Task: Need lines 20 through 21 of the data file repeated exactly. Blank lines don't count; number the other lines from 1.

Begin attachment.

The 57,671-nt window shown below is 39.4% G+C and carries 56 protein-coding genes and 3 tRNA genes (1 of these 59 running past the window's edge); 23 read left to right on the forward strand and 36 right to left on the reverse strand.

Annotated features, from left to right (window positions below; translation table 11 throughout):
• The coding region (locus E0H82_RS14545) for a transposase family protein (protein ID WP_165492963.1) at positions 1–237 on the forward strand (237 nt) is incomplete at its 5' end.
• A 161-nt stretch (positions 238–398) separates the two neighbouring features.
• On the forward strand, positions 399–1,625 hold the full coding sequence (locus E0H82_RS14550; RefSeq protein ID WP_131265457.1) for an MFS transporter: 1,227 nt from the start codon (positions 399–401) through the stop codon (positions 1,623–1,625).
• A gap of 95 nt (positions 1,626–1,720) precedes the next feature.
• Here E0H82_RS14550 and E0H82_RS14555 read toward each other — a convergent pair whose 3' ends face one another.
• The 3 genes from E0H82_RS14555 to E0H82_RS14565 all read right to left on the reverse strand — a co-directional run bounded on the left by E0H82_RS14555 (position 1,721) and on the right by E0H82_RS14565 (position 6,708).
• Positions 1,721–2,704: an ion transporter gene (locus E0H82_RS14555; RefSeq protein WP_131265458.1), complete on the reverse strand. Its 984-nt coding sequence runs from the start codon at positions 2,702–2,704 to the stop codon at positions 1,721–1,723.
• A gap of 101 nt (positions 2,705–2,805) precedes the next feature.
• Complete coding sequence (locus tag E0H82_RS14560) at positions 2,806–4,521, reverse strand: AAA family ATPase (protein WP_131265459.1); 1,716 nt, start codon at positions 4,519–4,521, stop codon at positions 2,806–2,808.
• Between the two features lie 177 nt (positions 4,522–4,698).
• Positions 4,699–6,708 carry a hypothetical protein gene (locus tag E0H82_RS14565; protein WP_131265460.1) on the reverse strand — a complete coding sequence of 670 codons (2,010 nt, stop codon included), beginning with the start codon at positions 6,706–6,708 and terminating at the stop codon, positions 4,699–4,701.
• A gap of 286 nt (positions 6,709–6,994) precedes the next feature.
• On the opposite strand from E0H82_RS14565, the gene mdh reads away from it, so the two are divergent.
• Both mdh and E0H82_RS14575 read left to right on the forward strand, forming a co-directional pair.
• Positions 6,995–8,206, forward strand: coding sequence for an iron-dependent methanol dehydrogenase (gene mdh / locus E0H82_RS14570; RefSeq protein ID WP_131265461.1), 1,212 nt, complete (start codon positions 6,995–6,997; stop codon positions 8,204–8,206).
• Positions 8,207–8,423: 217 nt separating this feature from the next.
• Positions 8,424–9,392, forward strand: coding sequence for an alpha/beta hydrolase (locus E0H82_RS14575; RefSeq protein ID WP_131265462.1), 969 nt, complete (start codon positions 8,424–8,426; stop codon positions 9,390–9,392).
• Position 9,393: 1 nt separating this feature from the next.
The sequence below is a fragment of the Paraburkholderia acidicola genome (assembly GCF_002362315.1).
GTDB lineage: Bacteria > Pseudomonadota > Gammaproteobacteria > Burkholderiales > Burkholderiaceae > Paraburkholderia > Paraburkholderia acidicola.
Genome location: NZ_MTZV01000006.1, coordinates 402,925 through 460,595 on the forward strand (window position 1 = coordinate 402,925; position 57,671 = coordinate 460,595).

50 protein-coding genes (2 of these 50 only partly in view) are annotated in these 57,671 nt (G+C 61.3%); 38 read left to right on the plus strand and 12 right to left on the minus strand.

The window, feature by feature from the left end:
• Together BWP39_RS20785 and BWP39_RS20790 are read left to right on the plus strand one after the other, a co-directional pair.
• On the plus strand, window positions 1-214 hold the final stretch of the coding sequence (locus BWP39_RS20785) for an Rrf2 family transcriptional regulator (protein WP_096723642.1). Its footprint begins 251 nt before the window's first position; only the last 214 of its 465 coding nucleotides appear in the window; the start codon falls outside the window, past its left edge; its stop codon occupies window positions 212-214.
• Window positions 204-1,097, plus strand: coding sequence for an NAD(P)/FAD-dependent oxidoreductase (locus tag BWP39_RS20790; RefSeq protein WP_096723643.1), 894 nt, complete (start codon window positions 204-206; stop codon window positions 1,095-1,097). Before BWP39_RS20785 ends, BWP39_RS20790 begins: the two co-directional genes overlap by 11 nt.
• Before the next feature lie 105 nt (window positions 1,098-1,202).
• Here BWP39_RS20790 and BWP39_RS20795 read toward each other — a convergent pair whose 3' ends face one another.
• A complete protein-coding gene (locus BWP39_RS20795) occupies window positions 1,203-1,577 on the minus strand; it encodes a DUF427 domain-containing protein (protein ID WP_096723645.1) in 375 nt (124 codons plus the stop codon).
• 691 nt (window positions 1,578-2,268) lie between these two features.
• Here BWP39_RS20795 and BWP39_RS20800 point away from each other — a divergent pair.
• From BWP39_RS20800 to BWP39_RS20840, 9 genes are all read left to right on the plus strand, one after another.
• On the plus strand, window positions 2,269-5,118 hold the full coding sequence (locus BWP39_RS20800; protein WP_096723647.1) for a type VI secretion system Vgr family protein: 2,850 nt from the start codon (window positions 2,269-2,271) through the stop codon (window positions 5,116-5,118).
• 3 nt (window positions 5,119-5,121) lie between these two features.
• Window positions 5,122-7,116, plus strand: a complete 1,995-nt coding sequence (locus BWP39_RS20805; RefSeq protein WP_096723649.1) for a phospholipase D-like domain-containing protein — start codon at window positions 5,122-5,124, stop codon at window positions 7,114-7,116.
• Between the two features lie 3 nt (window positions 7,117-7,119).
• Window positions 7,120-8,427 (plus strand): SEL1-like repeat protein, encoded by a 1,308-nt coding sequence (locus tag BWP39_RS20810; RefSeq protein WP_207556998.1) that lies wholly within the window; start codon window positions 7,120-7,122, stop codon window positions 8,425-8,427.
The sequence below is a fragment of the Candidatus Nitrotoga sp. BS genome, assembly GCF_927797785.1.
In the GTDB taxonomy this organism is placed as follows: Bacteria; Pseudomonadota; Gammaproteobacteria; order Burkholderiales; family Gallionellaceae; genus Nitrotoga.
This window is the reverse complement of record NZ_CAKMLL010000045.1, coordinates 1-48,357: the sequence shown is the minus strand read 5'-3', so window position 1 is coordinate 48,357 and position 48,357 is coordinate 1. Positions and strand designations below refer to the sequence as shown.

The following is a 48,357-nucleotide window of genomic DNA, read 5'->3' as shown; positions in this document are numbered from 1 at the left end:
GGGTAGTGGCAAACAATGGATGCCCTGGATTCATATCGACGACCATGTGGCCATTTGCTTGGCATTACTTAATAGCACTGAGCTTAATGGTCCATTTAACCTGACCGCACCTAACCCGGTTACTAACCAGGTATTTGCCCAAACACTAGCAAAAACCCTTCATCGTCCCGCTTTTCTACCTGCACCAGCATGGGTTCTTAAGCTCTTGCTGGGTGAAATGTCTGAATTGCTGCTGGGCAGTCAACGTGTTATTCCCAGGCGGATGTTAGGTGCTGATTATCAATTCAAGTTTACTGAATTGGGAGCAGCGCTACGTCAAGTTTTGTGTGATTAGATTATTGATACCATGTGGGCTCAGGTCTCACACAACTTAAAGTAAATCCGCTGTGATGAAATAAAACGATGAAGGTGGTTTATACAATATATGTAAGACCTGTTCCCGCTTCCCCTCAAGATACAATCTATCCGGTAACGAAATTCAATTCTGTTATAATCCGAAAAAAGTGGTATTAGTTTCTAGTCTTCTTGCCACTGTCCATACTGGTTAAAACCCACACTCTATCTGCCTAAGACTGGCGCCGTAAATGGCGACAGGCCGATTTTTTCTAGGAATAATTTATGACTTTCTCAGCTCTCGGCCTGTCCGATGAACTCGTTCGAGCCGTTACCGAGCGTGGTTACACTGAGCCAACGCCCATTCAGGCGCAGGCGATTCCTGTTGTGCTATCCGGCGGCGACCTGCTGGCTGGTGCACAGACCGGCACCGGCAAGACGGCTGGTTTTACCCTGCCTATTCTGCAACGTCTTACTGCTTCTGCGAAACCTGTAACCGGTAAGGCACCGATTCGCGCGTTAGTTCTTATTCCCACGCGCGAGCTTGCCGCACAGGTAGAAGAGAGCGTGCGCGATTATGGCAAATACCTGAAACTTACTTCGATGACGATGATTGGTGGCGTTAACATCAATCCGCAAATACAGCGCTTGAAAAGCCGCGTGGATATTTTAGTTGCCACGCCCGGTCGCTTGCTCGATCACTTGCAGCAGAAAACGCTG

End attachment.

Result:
• Position 9,393: 1 nt separating this feature from the next.
The sequence below is a fragment of the Paraburkholderia acidicola genome (assembly GCF_002362315.1).